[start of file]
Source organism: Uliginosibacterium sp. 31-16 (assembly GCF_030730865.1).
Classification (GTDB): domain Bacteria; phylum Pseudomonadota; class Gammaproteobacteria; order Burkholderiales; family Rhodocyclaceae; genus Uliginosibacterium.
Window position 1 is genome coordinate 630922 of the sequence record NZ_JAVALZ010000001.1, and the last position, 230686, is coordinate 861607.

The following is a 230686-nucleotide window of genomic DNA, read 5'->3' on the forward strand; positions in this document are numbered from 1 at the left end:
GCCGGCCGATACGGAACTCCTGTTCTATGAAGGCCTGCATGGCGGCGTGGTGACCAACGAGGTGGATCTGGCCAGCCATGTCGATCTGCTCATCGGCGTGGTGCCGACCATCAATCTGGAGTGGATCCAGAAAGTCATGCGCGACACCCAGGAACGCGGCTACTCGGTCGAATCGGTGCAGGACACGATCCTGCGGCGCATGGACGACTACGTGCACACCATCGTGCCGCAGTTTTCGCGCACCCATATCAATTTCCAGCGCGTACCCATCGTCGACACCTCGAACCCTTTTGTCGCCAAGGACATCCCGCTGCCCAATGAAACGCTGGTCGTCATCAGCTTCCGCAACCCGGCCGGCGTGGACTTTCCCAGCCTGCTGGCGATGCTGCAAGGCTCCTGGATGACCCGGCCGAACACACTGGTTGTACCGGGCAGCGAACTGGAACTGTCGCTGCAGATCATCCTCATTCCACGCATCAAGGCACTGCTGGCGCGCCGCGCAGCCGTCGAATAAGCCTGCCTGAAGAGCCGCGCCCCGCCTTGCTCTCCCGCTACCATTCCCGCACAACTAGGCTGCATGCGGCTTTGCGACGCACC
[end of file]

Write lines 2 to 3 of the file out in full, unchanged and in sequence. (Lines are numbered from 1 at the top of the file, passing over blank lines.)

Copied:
Classification (GTDB): domain Bacteria; phylum Pseudomonadota; class Gammaproteobacteria; order Burkholderiales; family Rhodocyclaceae; genus Uliginosibacterium.
Window position 1 is genome coordinate 630922 of the sequence record NZ_JAVALZ010000001.1, and the last position, 230686, is coordinate 861607.